Zotac ZBox PI320 Mini-PC Review and Teardown – eMMC At Its Best

A few weeks back, Zotac sent us a ZBox Pico PI320 Mini PCS and, for the life of me, I could find a place to start.  At 115.5mm x 66mm x 19.2 mm, this mini-PC is just about the size of two iPhones on top of one another and has to be the smallest full feature PC available. No matter how much I looked at it though, an effective use for such a device seemed to escape me.  I mean…. it is as true of a definition as one can get to a ‘pocket PC’ and it is a very attractive looking device, but to be completely frank, it wasn’t until I first plugged this in that I truly fell in love with the ZBox PI320.  You are not going to believe the absolute genius of this concept and its final use.  Stay tuned!

Zotac ZBox Pico Angled 3

In this report, we are going to literally rip apart the ZBox PI320 and show you the beauty of how this is put together, but before getting to that, let’s consider components and value.  First off, the PI320 is available right now at Amazonblank for $189, which is an absolute great deal for any PC, but wait, this one also includes Windows 8.1.  Considering that Win 8.1 lists for $119, that would translate to a grand total of $70 in hardware for the remainder of the system.  One might not think that this can amount to a premium quality…but wait for it.

Zotac ZBox Pico External Package Wt

Inside the Zotac ZBox Pico PI320, it is powered by an Intel Atom Z3735F ‘Bay Trail’ Quad Core CPU that runs at 1.33Ghz, but cab burst up to 1.83Ghz.  It has 2GB DDR3-1333 memory on board, HD graphics, 10/100Mbps LAN, 802.11n WiFi, BlueTooth 4.0, but what is truly amazing is seeing this systems storage run by a Samsung 32GB eMMC 5.0 embedded flash controller.

Zotac ZBox Pico External Package Back Wt

Add to this stereo audio, HDMI, a micro SDHC/XC card reader capable of up to 64GB, ethernet port, headphone jack along with 3x USB 2.0 ports, and the Zotac ZBox PI320 has more features than are found in many full size PCs today.  WE can tell you something it doesn’t have and that is a fan; the PI320 is completely silent and only gets a bit warm to the touch in use.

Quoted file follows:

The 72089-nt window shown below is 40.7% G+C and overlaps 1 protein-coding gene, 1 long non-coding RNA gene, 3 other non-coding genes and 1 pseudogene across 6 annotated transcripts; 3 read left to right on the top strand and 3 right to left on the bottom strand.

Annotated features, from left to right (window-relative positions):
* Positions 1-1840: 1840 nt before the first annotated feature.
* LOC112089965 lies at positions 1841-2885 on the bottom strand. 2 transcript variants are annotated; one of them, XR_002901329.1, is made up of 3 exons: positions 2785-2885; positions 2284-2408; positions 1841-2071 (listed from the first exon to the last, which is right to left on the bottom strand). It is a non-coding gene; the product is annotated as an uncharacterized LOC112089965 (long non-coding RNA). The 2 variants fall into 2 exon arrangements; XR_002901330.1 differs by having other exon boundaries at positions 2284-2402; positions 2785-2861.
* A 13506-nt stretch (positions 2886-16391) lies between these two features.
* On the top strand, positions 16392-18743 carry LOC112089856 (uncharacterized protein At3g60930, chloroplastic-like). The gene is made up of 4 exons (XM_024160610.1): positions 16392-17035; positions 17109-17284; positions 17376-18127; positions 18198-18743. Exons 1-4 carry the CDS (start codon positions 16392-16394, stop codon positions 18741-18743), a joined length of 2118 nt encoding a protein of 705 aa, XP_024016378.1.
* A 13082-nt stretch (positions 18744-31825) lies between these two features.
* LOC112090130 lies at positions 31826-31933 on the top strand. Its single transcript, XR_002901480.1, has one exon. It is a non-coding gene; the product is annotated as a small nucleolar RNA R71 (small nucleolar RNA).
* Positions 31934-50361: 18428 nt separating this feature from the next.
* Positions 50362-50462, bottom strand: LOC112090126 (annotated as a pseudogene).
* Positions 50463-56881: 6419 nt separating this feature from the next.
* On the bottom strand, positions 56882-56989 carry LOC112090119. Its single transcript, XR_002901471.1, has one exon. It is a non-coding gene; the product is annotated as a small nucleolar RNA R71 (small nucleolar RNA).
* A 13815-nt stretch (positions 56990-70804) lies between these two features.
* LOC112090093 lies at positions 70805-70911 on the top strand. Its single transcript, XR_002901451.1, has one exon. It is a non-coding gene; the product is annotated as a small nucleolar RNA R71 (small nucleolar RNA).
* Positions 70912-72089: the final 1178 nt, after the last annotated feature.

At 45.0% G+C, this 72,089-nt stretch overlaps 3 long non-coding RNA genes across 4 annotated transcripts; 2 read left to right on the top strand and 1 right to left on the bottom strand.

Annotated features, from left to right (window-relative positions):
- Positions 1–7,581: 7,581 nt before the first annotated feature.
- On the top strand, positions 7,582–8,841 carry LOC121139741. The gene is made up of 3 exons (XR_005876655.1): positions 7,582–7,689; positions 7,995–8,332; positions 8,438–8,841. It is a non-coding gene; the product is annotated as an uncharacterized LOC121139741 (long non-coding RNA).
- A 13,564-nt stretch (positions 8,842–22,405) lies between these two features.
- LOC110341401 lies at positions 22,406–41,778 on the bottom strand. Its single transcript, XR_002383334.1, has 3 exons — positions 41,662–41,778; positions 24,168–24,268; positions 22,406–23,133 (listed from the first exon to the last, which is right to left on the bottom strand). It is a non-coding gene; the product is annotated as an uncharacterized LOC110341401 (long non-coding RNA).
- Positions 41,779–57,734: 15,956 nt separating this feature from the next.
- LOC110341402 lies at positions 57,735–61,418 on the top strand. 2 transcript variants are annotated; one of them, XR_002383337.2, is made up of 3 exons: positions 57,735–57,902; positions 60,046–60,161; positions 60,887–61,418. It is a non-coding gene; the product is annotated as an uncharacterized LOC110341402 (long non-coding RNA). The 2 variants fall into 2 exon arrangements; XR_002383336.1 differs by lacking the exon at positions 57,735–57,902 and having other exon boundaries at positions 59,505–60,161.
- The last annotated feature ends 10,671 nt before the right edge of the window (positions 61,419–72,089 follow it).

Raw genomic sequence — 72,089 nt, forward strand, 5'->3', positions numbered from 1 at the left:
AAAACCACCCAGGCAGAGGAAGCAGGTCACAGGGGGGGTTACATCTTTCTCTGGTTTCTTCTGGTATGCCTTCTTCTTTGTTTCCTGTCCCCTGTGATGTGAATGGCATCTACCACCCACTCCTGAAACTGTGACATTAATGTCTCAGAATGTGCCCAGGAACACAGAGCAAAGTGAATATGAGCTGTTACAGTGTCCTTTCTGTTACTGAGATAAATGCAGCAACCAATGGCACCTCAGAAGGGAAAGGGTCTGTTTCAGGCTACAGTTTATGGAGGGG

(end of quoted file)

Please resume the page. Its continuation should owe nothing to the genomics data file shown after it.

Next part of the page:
Taking a look at the right end (depending on how you place it of course), we have the power switch, followed by LAN port. 2 x USB 2.0 inputs and a headphone jack.  Remembering that the PI320 has Bluetooth 4.0, plugging in a keyboard and mouse may be as simple as the BT connection which leaves these ports free.

Zotac ZBox Pico Angled

Looking at the other side, we have a microSDHC/SDXC card slot (capable of cards up to 64GB), along with another USB port, HDMI and the power adapter input.  The microSD card slot is integral to this unit as their is only 32GB of total storage onboard.  This storage was reduced 25GB formatted, and then the pre-configured OS reduced it a further 4GB, allowing us only 21GB onboard memory to play with.  The good part of this is that 21GB is plenty of room to throw a popular software package such as Microsoft Office on to the SSD.

Zotac ZBox Pico Angled 2

Taking a look at accessories,  we can see that Zotac includes a universal power plug, AC adapter, mounting bracket along with screws,  Windows 8.1 Recovery DVD, Warranty Card, Users and Quick Start Manuals with the PI320.  Warranty coverage is 1 year from the date of purchase and there is also a very detailed guide for Windows 8.1 recovery, should it ever be necessary.  This is rather clever as many systems DO NOT include recovery DVDs and the buyer must follow instructions on their new PC to create such.

Zotac ZBox Pico Accessories

Keeping in mind that the Zotac ZBox Pico PI320 does not come with a keyboard, mouse or monitor, these are all add-ons that one must consider.  Considering that one can pick up a Logitech wireless keyboard and mouse for $19, and the HDMI can be plugged into any television, one could have this system up and running for less than $220.  For our test purposes, we simply placed it on top of our X99 Test Bench, unhooked the HDMI, keyboard and mouse from that and plugged in the PI320.

Zotac ZBox Pico Plugged In

Initial system installation was next and that was very simple.  With a simply push of the power button on the PI320, Windows 8.1 began its setup and asked for our WiFi password accordingly.  From there we were up and running within minutes.  It was really that easy.

Takeaways from this first part of the report might be value, but the two things that really impressed us were the simplicity in set up and complete silence of the system.  Let’s rip it apart!


  1. blank

    Thats a pretty fast eMMC !
    One would expect much lower speeds, considering the simplistic nature of the device.

    One thing i do woder though. Since this is passivly cooled, how low is this throttling under load ?

  2. blank

    So wait for this whit core m for 250 eu or 300 laptop whiti 5gen pentium.

  3. blank

    Attach a little 5V battery pack to this baby and you have a very portable web server or private hotspot.

  4. blank

    Great review! Just want to fix two typos:
    1. It should read “2.4Ghz WiFi” instead of “1.4Ghz WiFi”.
    2. It should read “Realtek ALC5640” instead of “Realtek ALCS640”.

  5. blank
    Jalyn The Zorua (Zukatafuto?)

    Would I be able to change the memory chips, to allow for more ram? I’m asking because they are all soldered on.

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